Donald Trump received the majority of Idaho votes in the recent election and more than twice as many votes as any other candidate. However, his policies could be a big problem for Idaho. President Trump’s plans to crack down on illegal immigration could weaken a significant part of Idaho’s economy: the undocumented workforce. Even if these workers are not deported, Trump’s recent actions, including ramping up immigration raids, have made undocumented immigrants grow uneasy, with some afraid to go to work.
Without the immigrant workforce, some Idaho business owners don’t believe their industries are sustainable. For example, Terry Jones, the owner of the dairy farm on Rim Fire Ranch in Emmett, Idaho, explained there aren’t enough Americans willing to fill the dairy industry jobs. He may have a point. About 2 in 5 workers in the Idaho dairy industry are immigrants. “The reason we have those individuals working for us,” Jones explained, “is because they are skilled; they know how to care for the animals.”
No doubt, immigrants are a huge part of the Idaho economy. According to recent study by New American Economy, there are over 100,000 immigrants living in Idaho (102,903 to be exact), who have a collective income of about $2 billion and who pay approximately $460 million in taxes, about $154 million of which is state and local taxes. Immigrants account for 6.3% of Idaho’s population, so roughly 1 in 16 people living in Idaho is an immigrant. They form a substantial portion of the Idaho workforce, including 39.9% of animal production industry, 39.7% of the dairy product industry, and 31.3% of the crop production industry. In other words, without immigrants, Idaho’s economy would greatly suffer.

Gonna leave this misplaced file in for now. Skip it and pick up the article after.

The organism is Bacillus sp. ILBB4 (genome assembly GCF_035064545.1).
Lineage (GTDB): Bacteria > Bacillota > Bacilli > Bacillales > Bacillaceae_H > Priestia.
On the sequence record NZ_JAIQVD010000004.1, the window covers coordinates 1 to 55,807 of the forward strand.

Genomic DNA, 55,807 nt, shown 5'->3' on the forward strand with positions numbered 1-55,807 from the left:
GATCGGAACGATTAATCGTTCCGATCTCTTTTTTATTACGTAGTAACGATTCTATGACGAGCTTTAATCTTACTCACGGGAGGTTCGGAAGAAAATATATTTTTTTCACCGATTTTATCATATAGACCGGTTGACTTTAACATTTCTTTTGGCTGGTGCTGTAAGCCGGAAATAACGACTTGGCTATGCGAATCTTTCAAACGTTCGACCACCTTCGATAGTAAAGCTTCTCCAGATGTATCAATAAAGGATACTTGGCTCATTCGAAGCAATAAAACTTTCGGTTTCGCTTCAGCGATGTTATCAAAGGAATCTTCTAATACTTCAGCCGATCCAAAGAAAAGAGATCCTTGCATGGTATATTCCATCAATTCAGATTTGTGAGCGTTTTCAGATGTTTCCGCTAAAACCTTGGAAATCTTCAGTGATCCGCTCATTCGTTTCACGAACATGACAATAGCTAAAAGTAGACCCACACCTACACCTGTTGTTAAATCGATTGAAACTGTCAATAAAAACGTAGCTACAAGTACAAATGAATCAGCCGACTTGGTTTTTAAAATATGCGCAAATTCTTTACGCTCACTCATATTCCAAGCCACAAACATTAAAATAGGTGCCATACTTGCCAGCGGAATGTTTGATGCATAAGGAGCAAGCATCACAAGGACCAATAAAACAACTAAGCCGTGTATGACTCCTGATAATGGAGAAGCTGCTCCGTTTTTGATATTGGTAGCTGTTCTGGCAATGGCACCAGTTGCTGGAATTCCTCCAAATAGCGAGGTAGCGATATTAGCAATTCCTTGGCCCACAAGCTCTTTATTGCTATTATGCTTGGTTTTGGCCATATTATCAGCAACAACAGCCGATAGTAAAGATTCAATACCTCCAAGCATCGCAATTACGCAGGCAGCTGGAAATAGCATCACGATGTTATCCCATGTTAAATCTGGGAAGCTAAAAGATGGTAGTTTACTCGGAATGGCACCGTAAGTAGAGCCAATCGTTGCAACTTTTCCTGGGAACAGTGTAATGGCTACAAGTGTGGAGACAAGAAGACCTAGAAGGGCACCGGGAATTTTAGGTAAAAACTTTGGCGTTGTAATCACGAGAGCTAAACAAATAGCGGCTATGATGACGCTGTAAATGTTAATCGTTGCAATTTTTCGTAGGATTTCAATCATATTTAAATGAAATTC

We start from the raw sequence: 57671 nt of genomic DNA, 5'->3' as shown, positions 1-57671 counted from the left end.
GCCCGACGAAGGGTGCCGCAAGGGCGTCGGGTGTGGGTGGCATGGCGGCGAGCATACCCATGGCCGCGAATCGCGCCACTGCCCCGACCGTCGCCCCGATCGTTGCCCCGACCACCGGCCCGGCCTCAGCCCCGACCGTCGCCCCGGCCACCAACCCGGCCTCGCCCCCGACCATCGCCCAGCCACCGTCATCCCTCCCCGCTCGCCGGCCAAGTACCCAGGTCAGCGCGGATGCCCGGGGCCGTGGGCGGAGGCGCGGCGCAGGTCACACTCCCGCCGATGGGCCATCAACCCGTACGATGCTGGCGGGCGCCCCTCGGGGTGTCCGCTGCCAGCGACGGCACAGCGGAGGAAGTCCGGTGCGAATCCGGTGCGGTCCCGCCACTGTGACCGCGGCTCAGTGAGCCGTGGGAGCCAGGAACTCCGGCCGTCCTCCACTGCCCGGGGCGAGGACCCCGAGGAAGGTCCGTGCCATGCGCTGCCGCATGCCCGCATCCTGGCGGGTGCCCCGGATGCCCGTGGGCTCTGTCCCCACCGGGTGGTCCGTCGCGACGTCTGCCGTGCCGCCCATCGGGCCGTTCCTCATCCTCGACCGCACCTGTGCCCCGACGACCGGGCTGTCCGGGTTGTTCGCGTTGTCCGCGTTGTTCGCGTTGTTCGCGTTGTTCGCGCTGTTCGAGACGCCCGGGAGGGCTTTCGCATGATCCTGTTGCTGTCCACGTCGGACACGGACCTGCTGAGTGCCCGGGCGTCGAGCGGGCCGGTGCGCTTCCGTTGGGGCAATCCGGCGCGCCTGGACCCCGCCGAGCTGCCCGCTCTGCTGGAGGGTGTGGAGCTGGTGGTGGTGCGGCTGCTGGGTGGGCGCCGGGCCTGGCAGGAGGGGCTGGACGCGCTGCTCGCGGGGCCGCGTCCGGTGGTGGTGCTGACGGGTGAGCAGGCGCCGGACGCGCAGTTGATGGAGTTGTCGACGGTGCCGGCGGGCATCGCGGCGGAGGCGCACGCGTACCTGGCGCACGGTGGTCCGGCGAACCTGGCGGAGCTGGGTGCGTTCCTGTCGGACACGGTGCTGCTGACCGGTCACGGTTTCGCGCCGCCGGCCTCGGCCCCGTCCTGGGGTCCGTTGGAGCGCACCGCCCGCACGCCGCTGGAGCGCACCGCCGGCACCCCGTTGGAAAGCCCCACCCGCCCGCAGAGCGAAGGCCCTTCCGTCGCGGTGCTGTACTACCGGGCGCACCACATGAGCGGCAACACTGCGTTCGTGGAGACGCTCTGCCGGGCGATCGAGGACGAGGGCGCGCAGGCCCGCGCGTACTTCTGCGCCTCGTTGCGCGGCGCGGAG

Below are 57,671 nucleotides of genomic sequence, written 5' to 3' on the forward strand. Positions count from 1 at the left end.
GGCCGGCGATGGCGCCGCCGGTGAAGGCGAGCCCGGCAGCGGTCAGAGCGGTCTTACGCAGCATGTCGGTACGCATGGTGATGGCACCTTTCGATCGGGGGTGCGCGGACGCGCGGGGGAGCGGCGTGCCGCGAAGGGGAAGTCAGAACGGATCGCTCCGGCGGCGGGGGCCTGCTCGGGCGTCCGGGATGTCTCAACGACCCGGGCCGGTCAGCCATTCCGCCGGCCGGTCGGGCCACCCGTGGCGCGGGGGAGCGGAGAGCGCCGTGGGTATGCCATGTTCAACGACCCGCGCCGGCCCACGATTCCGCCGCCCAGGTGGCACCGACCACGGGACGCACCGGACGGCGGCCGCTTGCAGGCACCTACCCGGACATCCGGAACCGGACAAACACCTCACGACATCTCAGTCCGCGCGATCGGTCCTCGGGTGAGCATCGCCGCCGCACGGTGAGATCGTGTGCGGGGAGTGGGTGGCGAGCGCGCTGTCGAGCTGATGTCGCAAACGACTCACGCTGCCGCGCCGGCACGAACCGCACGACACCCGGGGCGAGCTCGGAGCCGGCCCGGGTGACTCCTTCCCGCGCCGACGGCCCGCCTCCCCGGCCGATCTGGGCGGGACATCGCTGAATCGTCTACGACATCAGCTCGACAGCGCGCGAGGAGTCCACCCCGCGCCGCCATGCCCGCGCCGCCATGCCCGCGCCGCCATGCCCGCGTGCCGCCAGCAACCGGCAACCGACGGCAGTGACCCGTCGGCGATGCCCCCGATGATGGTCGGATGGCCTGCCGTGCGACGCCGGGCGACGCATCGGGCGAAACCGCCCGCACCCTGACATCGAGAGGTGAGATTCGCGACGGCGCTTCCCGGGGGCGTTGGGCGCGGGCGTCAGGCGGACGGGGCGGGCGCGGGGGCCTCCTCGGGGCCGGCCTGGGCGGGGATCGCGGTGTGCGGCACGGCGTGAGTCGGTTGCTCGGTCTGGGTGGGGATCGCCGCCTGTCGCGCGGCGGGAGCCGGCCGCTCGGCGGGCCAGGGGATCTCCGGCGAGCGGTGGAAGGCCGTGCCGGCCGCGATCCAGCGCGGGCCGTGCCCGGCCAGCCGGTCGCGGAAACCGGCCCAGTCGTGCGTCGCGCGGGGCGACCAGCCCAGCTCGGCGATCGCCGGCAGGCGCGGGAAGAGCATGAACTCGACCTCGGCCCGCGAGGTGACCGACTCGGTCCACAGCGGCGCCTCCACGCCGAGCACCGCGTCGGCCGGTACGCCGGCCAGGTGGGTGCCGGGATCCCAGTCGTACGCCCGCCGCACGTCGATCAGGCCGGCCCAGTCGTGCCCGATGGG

Although it is difficult to know the exact number, it is estimated that about 42,000 immigrants in Idaho are undocumented. Based on this number, about 2.5% of Idaho residents are illegal immigrants—or about 1 in 40 people. They have a collective income of about $528 million and pay approximately $55 million in taxes, $21 million of which is state and local taxes. Idaho’s economy has grown to rely on undocumented immigrants.
So, will President Trump’s policies weaken the immigrant workforce—and more specifically the undocumented workforce—and therefore harm Idaho’s economy? If Trump fully follows through on his campaign rhetoric, Idaho will likely suffer. But it is difficult to know exactly how President Trump will affect immigration laws and what effect these changes will have on immigrants in Idaho. He is hard to pin down. For example, although Trump campaigned that he would repeal DACA, or the Deferred Action for Childhood Arrivals, a program that gives two-year work permits to undocumented immigrants who arrived in the United States as children, the elected Trump has taken a softer approach toward DACA recipients. And more recently, leading up to a Trump’s speech to a Joint Session of Congress on February 28, 2017, it was rumored that Trump was considering pushing for a comprehensive immigration reform package that would include a path to citizenship for some illegal immigrants. In his speech, however, Trump made no reference to this proposal. Instead, he discussed the possibility of the U.S. becoming a “sanctuary for extremists” and again spoke about criminal immigrants, rather than the law-abiding immigrants who would presumably be eligible for a pathway to citizenship. He stated, “Bad ones are going out as I speak tonight.”
Time will tell.